The GH4 is proving to be a massive hit with the independent filmmaking community and day in and day out we see beautiful 4K and HD footage shot with the new Panasonic mirrorless camera.
Some shooters are electing to use it as their main A-camera, where others are finding some very creative ways to implement the GH4 into their existing workflow environment and kit.
Footage from the Panasonic camera can be intercut with other large sensor cameras like the Canon C100 and the C300, which have been around for a while and have found a home with corporate, documentary, and promo shooters.
Depending on your skills level as a cameraman, colourist and editor, 4K or 1080p footage from the GH4 can be matched almost seamlessly with most other cameras.
In this post we’ll share a very nice video and a great write up by Nicos Argillet, a freelance video journalist and director based in Paris and Reykjavik. You can check out his work on Vimeo here.
Nicos used the GH4 recently on a documentary shoot for French broadcaster – France 5 in Georgia, in the Caucasus region. Testing a piece of kit is best done in a real-world production environment, and he was able to achieve excellent results intercutting the C100/C300 footage he shot there with the that from the GH4.
Here’s are Nicos’ findings in his own words below.
- All shots were only slightly graded in Premiere CS6 using the basic color correction tools to match exposure and roughly set the black/white/saturation levels.
- All C300/C100 shots are C-Log.
- All GH4 shots use the Neutral profile with sharpness and noise reduction set to -5, contrast and saturation between -3 and -5, depending on the scene.
- Master Pedestral was set to +10. This is the profile that work best for me after doing some test during my first week.
- I didn’t try to match the tints as I wanted to check the results «out of the camera», sort of.
- Note that the GH4 had a Schneider True Match Vari ND in front of the lens, so that may give it a twist.
So, What did he learn from his GH4 experience?
Looking at the landscape shots from the GH4, I have to say that I am pretty impress with the results. Shooting in 4k and editing on a 1080p timeline gives a pretty close match in terms of resolution and a very nice rendering to my taste. On the dynamic range side, the GH4 is definitely not as good as the Canon cameras. It maybe not completely obvious of those scenes but the GH4 just can’t handle as much difference between highlights and shadows.
The reason for that is the noise level. All shots on the C300 where done between 850 and 1600 ISO when the GH4 was set to 200 ISO. To my eyes, the noise of the GH4 is as visible at that setting as 1600 ISO on the C300. The other thing I noticed is that the GH4 can be very noisy on the dark part of the image. When for instance shooting a mountain top with a forest below, setting the exposure to protect the sky, the forest, although clearly visible, would become really noisy. Even though it seemed to capture those dark stops, it was capturing it with a lot of noise.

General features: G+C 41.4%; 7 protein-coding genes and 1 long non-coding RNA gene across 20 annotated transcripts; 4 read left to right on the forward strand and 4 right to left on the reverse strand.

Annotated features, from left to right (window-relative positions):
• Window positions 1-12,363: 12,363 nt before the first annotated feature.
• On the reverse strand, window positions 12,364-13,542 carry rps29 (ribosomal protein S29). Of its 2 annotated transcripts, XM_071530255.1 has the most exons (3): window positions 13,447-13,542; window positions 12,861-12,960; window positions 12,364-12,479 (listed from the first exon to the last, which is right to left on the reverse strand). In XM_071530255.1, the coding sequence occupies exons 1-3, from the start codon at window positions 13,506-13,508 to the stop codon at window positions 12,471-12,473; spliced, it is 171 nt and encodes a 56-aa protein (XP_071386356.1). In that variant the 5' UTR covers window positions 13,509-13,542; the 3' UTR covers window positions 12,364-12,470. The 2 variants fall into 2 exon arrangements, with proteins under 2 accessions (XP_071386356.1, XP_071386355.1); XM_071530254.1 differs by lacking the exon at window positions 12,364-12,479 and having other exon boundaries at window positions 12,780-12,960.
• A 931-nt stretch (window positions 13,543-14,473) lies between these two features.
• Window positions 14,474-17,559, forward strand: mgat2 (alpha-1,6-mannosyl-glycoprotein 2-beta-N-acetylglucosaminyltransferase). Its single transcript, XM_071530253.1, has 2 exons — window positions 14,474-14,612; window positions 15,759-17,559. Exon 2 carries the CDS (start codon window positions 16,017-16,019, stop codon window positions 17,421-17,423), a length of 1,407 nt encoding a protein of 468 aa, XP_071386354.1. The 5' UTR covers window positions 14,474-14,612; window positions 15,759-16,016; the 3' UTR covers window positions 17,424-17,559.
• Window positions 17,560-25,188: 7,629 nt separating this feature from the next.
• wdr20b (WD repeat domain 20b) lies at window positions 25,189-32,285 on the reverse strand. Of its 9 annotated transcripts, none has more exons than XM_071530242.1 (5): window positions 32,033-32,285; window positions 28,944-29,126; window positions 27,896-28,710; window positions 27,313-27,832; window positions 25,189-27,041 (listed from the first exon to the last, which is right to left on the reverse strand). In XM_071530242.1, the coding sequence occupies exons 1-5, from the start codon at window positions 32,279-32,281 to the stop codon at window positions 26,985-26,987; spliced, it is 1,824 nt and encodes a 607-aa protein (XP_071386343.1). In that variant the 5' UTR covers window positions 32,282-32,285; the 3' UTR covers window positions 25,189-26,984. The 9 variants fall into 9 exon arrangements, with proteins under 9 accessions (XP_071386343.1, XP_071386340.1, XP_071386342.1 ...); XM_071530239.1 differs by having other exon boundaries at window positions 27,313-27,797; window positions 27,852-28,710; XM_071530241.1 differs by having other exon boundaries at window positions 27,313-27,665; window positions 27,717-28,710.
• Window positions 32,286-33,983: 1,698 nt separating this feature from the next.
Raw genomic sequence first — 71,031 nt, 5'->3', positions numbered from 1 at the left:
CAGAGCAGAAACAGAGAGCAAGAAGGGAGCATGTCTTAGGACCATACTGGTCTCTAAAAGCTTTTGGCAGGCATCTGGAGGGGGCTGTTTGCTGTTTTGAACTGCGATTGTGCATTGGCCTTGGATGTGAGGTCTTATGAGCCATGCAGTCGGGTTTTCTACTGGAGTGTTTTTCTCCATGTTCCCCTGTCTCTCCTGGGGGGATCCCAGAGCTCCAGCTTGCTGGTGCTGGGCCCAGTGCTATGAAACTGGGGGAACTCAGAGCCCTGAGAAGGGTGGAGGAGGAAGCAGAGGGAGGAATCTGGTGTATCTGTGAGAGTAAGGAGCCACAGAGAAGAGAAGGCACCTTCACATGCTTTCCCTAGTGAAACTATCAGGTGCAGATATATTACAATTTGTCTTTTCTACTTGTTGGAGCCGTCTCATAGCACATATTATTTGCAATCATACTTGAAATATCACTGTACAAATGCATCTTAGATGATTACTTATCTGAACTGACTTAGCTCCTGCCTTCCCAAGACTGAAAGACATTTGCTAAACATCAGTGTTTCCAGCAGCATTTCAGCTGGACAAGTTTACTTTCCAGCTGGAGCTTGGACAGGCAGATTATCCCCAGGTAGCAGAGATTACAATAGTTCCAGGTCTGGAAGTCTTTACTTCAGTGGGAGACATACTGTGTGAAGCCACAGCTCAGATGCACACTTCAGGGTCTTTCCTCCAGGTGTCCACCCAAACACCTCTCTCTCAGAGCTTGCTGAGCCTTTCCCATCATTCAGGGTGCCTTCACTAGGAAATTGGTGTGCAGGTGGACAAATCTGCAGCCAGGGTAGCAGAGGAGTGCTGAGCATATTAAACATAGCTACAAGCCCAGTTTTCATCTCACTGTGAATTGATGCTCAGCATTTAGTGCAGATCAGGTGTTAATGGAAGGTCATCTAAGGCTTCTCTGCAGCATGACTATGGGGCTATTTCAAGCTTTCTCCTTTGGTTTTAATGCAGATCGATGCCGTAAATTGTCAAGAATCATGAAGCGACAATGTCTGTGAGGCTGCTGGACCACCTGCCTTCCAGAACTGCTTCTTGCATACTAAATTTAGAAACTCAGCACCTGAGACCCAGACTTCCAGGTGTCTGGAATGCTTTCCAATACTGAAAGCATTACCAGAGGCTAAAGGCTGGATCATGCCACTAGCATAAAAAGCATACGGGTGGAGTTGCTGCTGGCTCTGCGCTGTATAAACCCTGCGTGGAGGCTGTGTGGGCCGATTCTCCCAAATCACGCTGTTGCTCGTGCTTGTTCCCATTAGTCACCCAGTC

For me it means that protecting the highlights and underexposing like you could do on a C300 is problematic on the GH4 as the grade would bring too much noise. For the same reason I think that trying to increase dynamic range with picture profiles will only show noisier shadows.
On the other side, the GH4 has some great tools that the C300 does not. It can do time lapses straight in camera, which is a big time saver and a very cool feature ! I used that feature a lot during our shooting (only one shot in this edit) and I am very pleased not to have to bring another photo camera just for those. On the C300 the under-crank is just rubbish.
The GH4 also has very cool slow-motion possibilities. I didn’t use those during this shooting because it wouldn’t match our story. But for music videos, shorts and more creative shooting, that is definitely a plus.
Technical limitations asides, the GH4 proved to be a really great tool for our shooting environment.
When shooting abroad in remote areas, we usually take with us a C300 as our A camera and a C100 as a B camera. But when conditions of shooting imply long hiking sessions or when battery life becomes more important than IQ, the C300 just stays home and the C100 becomes the A camera. It’s in those situations that I was really hopping the GH4 could be a good sidekick. It’s form factor, size, weight, battery life and media capacity just make it the perfect tool for those kind of jobs. With only a battery grip, a vari ND and a reference mic, I was able to shoot all day in all conditions, even when riding a horse !
On the other side the EVF is not as good as the one on the C300, the screen is not very bright, but who cares ? It gets the job done ! The ability to set a free-run timecode alone is a big time saver in post production.
But the real test was to see how well I could match the Canon cameras and the GH4.
Looking at the two cameras side by side, and especially the interview parts, I think that they intercut nicely, even with minimum post-production. And for me this is the most important.
In the end, the GH4 maybe not be the perfect camera but the C300 and C100 aren’t either. What matters is how effective it can be on the field. How it can help us tell stories, be more responsive and travel lighter.
Here’s a list of the gear he used to film this piece:
Check out his other video with the GH4 here:
[via Nicos Argillet on Vimeo]
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